(Submitted by Markus Almond, who sent me this cool book a while back and runs this thing.)
Every successful person does something that absolutely terrifies them. Whether it’s public speaking or giving your boss a resignation letter, no one has ever made it to the other side without taking a stumbling leap of faith.
But how do we deal with those monsters and demons that pop up at every corner telling us that we’ll never make it, that we’re not good enough, that we don’t have what it takes?
Answer: You suppress the hell out of it.
I’m not talking about lying to yourself or losing touch with reality. I’m talking about deliberately steering the direction of your mind during high-pressure situations. You know that expression people say whenever someone is on a tightrope or high in the air? Those 3 little words of advice that people have used over and over again – “Don’t Look Down”. You don’t ignore the danger or pretend that you’re not a thousand feet in the air. But you do put one foot in front of the other and stay focused on where you’re going. If you forget to “Don’t Look Down”, you draw your attention away from the goal and head straight towards failure.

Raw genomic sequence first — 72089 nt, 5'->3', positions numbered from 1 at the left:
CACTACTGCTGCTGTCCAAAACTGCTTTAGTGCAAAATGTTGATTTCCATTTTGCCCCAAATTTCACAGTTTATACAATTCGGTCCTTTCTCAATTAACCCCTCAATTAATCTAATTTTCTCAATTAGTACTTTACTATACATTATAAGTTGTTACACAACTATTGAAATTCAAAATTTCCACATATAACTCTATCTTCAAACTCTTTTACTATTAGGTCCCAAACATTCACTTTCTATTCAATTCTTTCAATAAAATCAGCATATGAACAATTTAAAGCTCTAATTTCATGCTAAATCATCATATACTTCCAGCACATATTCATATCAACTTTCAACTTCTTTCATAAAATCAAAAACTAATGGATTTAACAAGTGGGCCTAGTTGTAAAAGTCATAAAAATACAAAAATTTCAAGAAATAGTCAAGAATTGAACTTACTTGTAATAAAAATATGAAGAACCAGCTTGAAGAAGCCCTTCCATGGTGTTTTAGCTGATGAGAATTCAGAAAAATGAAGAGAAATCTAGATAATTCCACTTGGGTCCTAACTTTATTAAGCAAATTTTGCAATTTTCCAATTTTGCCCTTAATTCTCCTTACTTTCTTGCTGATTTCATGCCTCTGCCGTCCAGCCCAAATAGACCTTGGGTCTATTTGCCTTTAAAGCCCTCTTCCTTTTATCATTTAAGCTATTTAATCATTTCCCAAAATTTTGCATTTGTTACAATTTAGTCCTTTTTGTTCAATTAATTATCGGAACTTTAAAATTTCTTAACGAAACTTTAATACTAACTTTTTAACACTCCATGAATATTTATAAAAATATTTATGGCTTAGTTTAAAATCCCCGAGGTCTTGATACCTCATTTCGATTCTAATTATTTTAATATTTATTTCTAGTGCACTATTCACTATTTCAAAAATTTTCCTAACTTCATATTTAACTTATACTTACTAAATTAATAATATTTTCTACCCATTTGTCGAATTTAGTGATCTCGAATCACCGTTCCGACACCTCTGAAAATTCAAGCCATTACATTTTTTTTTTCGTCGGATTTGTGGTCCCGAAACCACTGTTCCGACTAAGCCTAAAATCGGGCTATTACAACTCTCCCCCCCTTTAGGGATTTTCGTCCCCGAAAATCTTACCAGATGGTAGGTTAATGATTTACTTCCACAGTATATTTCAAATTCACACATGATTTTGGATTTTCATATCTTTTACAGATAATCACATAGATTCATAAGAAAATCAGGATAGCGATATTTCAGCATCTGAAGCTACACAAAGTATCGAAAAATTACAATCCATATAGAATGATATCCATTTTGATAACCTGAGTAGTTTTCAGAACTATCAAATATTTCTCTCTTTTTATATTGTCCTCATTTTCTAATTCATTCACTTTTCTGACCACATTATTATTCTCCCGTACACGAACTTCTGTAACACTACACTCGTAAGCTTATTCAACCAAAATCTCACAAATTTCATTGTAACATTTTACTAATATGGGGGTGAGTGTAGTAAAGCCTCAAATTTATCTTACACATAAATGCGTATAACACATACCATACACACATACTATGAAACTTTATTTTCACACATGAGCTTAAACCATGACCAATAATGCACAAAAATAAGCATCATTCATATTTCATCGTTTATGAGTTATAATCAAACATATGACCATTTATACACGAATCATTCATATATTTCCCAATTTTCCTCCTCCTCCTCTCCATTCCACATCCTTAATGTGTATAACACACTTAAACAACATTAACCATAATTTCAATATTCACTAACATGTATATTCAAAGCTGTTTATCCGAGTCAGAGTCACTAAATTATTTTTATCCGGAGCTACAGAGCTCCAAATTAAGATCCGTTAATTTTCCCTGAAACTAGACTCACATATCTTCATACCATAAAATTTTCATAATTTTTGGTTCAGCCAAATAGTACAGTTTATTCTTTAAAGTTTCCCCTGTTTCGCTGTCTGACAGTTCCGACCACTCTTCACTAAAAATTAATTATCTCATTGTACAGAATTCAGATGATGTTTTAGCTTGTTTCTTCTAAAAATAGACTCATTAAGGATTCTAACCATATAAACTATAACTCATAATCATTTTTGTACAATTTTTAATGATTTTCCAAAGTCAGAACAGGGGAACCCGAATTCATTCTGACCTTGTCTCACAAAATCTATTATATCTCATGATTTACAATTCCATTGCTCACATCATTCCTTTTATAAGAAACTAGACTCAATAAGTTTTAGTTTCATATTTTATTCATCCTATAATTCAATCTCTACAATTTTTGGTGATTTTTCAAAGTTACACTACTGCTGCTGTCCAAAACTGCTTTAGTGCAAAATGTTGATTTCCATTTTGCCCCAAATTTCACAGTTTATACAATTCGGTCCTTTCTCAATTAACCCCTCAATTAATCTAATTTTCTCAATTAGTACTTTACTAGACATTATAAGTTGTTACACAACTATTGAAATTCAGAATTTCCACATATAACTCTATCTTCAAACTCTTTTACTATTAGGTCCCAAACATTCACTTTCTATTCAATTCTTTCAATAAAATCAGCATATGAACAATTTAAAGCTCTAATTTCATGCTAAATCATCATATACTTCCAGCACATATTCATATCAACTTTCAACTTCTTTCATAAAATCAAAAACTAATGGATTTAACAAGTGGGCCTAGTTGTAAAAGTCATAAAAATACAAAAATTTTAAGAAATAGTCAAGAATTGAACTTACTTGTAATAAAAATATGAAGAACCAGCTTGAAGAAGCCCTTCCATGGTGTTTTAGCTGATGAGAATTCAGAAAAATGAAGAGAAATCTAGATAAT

Adam Carolla, who holds the record for Most Downloaded Podcast Ever, once said “My job is to talk like nobody is listening”. We should all be that lucky to adopt a life-philosophy as freeing as this. Pretend your actions are being completely ignored. Pretend that no one is around to judge you. A networking opportunity is a thousand times easier when you have nothing to gain. A product release is a million times more fun when you have nothing to lose. Pretend that no one is listening.
The most loved and popular people in the world also receive the most hate-mail.
To focus on negative outcomes and hurtful criticism is a good way to ensure failure. Giving power to our doubts is an invitation for our feet to slip off the tightrope.
I used to think that my fears meant something. I used to think it was important to ‘get to the bottom’ of these negative thoughts and find out where they were coming from. I was wrong. Like George Clooney said in Three Kings, “The way it works is, you do the thing you’re scared shitless of, and you get the courage AFTER you do it, not before.”
So whatever it is you’re worried about – horrifying failure, people who donâ€™t like you, or plummeting to your own gruesome death – suppress that shit and move forward.
And when you make it to the other side, remember to pat yourself on the back and take a deep breath.
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